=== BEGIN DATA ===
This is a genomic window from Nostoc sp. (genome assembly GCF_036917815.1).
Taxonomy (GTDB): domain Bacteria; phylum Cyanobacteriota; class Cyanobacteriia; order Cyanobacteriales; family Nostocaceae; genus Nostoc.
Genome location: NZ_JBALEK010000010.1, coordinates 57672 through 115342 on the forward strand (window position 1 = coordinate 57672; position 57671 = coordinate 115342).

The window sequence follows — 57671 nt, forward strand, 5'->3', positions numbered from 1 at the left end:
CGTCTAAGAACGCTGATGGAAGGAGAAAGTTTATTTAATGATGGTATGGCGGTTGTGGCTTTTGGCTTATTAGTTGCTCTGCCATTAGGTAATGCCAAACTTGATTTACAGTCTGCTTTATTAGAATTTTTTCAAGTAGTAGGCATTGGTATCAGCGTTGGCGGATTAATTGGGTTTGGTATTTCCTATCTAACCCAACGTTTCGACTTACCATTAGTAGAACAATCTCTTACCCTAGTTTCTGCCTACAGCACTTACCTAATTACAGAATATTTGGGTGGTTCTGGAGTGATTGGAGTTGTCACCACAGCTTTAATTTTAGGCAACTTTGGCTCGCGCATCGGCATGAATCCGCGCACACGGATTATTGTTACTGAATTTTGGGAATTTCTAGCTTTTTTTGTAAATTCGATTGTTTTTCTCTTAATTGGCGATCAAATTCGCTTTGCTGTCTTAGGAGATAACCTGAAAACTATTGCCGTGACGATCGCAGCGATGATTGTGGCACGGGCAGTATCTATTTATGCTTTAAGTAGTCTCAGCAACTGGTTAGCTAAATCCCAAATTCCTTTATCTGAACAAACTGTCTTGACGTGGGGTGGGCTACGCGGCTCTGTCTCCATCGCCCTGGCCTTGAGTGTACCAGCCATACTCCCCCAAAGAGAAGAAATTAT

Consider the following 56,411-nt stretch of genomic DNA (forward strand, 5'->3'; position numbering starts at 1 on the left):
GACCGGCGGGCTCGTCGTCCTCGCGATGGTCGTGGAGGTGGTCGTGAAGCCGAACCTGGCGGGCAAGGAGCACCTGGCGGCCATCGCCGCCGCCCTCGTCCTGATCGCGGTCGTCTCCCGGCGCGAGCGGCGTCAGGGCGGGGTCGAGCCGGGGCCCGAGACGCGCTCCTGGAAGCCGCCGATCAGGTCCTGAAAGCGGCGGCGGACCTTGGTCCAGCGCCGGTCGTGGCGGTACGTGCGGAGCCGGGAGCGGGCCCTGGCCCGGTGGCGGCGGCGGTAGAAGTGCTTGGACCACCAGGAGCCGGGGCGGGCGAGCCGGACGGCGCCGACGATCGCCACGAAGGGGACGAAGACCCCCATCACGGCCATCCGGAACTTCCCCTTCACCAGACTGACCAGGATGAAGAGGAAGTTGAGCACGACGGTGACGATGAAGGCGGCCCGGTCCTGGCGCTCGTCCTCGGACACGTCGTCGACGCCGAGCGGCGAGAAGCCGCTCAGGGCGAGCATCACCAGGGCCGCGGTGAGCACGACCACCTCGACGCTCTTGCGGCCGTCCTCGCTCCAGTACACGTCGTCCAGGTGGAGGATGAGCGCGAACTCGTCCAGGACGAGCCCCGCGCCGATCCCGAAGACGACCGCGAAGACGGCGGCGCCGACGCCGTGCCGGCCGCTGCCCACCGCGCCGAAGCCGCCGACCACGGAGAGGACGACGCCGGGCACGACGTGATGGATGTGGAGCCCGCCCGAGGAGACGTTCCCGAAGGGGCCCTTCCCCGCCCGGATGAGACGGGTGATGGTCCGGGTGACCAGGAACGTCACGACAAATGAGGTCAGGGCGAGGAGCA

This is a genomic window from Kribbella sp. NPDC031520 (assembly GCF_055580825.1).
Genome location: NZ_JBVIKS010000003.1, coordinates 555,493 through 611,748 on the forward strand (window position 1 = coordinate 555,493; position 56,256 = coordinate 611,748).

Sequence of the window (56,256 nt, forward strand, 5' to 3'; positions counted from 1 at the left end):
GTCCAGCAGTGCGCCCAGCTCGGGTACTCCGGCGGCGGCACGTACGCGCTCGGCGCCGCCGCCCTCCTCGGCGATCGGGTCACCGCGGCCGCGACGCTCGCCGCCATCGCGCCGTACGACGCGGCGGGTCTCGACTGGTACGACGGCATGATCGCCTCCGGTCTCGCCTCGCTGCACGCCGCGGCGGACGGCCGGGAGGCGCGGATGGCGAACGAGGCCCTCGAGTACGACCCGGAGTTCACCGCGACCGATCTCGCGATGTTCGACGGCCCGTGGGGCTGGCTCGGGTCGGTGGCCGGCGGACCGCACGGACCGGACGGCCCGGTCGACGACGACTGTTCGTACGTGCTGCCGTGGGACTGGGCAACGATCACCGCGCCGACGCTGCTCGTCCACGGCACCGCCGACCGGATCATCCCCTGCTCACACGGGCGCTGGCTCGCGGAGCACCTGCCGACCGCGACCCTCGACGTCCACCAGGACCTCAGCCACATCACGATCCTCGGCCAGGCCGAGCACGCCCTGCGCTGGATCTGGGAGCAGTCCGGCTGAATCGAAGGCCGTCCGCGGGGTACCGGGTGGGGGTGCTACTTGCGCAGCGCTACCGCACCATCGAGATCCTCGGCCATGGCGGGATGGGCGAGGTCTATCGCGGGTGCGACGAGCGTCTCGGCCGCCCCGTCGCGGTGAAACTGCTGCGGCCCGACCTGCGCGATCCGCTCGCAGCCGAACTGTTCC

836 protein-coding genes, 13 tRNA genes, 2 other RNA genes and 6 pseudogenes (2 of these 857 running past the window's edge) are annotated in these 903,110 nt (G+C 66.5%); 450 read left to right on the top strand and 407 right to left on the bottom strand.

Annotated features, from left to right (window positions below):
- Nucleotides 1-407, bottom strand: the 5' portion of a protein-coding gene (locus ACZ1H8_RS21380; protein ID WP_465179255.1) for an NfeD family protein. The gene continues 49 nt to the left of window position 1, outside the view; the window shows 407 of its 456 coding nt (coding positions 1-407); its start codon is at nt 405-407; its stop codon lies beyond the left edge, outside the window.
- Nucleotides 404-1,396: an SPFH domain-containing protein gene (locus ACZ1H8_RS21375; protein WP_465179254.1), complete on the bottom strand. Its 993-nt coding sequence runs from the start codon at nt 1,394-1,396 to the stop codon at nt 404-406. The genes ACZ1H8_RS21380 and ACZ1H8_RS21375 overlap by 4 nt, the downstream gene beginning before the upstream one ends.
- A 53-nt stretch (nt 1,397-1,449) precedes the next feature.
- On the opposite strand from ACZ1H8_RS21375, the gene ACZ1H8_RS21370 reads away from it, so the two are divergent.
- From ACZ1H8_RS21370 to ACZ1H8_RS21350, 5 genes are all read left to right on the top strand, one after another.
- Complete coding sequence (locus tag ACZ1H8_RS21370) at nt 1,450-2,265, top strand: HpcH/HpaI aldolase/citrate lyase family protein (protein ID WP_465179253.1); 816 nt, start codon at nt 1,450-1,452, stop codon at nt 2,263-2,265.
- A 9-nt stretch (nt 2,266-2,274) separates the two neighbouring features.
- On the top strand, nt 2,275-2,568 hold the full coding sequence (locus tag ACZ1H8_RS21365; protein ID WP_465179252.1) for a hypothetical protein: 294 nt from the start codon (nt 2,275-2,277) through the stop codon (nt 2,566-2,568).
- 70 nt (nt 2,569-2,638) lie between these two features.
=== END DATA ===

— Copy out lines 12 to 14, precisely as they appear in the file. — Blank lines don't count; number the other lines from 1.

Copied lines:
836 protein-coding genes, 13 tRNA genes, 2 other RNA genes and 6 pseudogenes (2 of these 857 running past the window's edge) are annotated in these 903,110 nt (G+C 66.5%); 450 read left to right on the top strand and 407 right to left on the bottom strand.

Annotated features, from left to right (window positions below):
- Nucleotides 1-407, bottom strand: the 5' portion of a protein-coding gene (locus ACZ1H8_RS21380; protein ID WP_465179255.1) for an NfeD family protein. The gene continues 49 nt to the left of window position 1, outside the view; the window shows 407 of its 456 coding nt (coding positions 1-407); its start codon is at nt 405-407; its stop codon lies beyond the left edge, outside the window.